Marc Eric Ely-Chaitlin 1959-2001



Marc founded the Mildred Rose Memorial Foundation, Inc., FTEC, ULCA, Justice Center, and other non-profit organizations to help those in need. Active in politics all of his life, Marc was a Rights Activist for the homeless and less fortunate in Orange County, having first volunteered at, and later operated, several homeless shelters and soup kitchens in the Orange County area for more than a decade. He was the author of several papers on American/Human Rights, and the recent book "The Constitution Papers". Before his illness Marc donated his paralegal services to help others. His family was with him when he died of respiratory failure on Sunday, April 29, 2001. He was 42, and is survived by his parents, Mel and Shirley Chaitlin of Lake Forest, and his sister, Candace Chaitlin-Gardner, and her husband Rick Gardner, of Aliso Viejo, and Marc’s two "Children", his cats Theo and Abi. Graveside Services were held at Forest Lawn in Glendale on Friday, May 4, 2001.

Below is Marc’s eulogy given by his sister.

Hello, and thank you for coming. Marc would have loved this, having his family and friends together, honoring his memory and celebrating his life. On my last evening with him, I saw very clearly how he had helped mold and shape me into the person I am today. He never took the easy path, and though we often disagreed, I always respected him for never giving up when things got rough, and I admired his capacity for love and generosity and forgiveness. I spent much of my life in awe of him and his limitless knowledge and surprising abilities. Marc honored our ancestors, and all those who came before us to make a better life for the next generation. He recognized the value of every person, but especially our elders and all that they had to impart to us. His was not a wasteful way; all his actions had a purpose, and were rooted in a deep respect for tradition and history. In today’s throwaway society, his ways were refreshing to those of us who understood. Marc wanted to make the world a safer place; he wanted to make sure that everyone was cared for, no matter what their age, race, beliefs, or financial situation may be. He worked all of his life to improve upon the lives of others through his efforts in politics, volunteer work and charity causes. He didn’t just want to make a difference; he needed to, it was his driving force. I am only just realizing how much of a difference and how great an impact his life had on so many of us. Marc would not have wanted us to grieve his passing, but rather we should celebrate his life by following his example; to honor his memory by honoring the divine being in one another, by looking beyond the surface and seeing the heart within those around us. I know he wanted to make his mark in this world, to be remembered as someone who mattered. For me, what he will always be remembered for is what I consider to be his greatest quality, and truly his finest Legacy He had a heart more expansive than all of the universe, and a limitless capacity to Love. It is my belief that if we are to aspire to know God, first we must learn to Love freely and without strings. Surely then, Marc must be sitting in the lap of God right now, being showered with Love and learning all the secrets of the Universe. So Marc, as we say our good byes, and hand you over to God’s loving care, knowing you are at peace, and in the embrace of family and loved ones that went before you, may you also know that our hearts go with you on this your new journey. Wherever you travel, you will never be alone.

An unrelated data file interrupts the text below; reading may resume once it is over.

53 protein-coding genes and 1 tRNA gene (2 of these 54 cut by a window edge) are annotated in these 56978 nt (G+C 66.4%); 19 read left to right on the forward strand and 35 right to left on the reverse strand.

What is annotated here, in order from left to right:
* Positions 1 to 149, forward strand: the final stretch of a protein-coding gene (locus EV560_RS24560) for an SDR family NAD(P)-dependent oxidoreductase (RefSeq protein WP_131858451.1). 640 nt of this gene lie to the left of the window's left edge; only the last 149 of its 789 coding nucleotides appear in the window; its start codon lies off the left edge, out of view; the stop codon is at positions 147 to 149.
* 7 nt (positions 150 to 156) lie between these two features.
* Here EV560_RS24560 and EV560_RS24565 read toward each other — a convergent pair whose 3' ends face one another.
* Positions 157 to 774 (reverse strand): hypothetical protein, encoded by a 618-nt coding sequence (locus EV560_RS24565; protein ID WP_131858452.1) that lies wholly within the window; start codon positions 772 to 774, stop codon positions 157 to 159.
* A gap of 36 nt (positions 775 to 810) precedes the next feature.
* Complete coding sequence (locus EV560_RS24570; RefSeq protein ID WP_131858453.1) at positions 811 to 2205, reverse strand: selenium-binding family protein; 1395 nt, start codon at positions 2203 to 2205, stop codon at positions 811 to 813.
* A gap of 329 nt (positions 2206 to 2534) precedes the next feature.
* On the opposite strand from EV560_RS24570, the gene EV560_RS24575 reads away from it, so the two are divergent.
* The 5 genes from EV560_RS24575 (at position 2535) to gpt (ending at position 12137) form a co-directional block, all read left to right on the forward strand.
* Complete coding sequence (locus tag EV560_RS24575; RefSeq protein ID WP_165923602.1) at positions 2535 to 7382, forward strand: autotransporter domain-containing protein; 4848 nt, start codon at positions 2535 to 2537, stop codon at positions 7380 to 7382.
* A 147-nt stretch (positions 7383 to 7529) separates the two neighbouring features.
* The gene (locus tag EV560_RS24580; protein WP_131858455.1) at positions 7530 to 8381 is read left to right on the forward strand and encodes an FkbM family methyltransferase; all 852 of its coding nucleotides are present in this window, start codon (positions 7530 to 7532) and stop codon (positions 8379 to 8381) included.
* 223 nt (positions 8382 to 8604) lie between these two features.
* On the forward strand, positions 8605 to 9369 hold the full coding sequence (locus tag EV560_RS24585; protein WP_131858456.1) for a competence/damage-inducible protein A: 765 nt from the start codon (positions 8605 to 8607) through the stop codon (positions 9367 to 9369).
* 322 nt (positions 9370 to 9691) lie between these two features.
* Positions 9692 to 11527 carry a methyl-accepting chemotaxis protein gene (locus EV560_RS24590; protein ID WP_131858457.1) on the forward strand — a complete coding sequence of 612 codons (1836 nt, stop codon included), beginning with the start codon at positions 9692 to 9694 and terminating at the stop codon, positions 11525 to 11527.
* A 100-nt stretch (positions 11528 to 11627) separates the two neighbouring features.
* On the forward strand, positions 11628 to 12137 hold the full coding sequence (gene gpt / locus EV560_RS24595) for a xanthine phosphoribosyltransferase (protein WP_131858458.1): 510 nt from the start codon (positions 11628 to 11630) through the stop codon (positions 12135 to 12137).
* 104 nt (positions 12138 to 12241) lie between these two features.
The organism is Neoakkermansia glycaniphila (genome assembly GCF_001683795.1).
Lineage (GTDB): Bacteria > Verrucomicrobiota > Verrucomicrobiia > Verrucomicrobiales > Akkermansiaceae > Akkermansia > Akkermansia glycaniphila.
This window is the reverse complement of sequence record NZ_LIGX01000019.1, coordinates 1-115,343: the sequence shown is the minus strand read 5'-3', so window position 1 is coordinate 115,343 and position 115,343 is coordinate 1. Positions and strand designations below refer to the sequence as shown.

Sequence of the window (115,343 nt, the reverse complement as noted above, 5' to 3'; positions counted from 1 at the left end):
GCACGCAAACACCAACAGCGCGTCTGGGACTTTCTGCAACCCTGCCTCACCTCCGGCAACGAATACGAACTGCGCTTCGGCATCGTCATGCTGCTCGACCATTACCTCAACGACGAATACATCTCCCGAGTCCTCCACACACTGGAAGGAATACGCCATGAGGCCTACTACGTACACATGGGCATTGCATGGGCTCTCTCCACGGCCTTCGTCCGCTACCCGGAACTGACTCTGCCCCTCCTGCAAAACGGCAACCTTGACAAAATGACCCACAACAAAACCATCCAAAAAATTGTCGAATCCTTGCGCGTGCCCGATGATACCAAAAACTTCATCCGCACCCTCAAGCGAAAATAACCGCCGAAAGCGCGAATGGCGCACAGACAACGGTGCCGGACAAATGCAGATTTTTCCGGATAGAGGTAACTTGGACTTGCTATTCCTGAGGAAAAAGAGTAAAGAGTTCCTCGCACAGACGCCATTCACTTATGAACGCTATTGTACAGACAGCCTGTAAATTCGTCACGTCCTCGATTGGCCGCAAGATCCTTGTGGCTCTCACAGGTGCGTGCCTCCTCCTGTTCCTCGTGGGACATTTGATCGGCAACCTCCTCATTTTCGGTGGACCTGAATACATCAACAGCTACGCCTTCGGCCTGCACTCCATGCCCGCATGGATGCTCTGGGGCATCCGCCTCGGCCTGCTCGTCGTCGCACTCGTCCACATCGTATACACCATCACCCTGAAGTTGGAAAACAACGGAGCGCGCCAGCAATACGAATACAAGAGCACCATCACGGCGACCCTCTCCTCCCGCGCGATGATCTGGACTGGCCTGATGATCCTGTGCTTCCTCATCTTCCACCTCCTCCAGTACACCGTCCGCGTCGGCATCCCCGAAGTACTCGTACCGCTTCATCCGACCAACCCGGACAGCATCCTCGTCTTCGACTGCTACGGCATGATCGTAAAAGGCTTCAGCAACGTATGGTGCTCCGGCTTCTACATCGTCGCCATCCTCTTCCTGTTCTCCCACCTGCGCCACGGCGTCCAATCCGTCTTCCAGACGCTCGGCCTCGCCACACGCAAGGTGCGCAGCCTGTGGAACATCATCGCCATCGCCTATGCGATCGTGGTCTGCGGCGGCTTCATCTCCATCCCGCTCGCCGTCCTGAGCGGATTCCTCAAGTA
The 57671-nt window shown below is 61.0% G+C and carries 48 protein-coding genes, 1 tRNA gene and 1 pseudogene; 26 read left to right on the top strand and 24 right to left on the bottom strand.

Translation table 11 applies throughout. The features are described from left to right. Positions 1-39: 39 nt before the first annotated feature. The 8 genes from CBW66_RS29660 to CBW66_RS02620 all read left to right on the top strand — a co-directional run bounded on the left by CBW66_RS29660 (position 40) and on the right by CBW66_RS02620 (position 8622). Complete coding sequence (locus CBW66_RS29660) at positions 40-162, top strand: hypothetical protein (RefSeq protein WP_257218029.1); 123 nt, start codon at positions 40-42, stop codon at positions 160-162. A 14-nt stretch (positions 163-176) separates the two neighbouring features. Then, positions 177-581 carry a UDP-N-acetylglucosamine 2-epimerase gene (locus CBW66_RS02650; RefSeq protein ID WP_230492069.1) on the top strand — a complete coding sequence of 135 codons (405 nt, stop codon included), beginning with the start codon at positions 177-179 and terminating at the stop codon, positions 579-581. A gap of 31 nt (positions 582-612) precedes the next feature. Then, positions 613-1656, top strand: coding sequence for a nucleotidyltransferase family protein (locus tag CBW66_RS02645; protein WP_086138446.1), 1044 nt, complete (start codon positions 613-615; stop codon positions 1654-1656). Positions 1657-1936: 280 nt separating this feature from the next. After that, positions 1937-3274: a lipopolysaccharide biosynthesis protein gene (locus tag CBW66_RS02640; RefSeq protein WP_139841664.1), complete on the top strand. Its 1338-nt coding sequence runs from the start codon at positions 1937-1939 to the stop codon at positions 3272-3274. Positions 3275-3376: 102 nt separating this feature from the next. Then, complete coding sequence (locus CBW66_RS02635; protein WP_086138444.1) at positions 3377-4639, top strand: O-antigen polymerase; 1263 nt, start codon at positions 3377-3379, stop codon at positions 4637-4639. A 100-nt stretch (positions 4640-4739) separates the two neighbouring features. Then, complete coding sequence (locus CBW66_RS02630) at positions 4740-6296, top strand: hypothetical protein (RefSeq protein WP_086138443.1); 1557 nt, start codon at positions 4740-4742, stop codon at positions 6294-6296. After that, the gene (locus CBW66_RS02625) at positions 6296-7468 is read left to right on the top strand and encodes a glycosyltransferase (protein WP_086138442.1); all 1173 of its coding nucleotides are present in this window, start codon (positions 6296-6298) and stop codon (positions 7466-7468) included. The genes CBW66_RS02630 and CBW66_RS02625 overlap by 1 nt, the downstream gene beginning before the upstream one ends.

Do not stand at my grave and weep;
I am not there. I do not sleep.
I am a thousand winds that blow.
I am the diamond glint on snow.
I am the sunlight on ripened grain.
I am the gentle autumn’s rain.

When you awaken in the morning’s hush,
I am the swift uplifting rush of quiet birds in circled flight.
I am the soft stars that shine at night.
Do not stand at my grave and cry:
I am not there. I did not die.



Return to WFI Home Page